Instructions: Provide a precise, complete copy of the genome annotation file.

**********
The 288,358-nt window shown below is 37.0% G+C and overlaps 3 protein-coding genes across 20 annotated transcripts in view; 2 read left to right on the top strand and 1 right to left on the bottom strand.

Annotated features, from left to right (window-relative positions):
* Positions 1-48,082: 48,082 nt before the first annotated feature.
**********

The 288,358-nt window shown below is 37.0% G+C and overlaps 3 protein-coding genes across 20 annotated transcripts in view; 2 read left to right on the top strand and 1 right to left on the bottom strand.

Annotated features, from left to right (window-relative positions):
* Positions 1-48,082: 48,082 nt before the first annotated feature.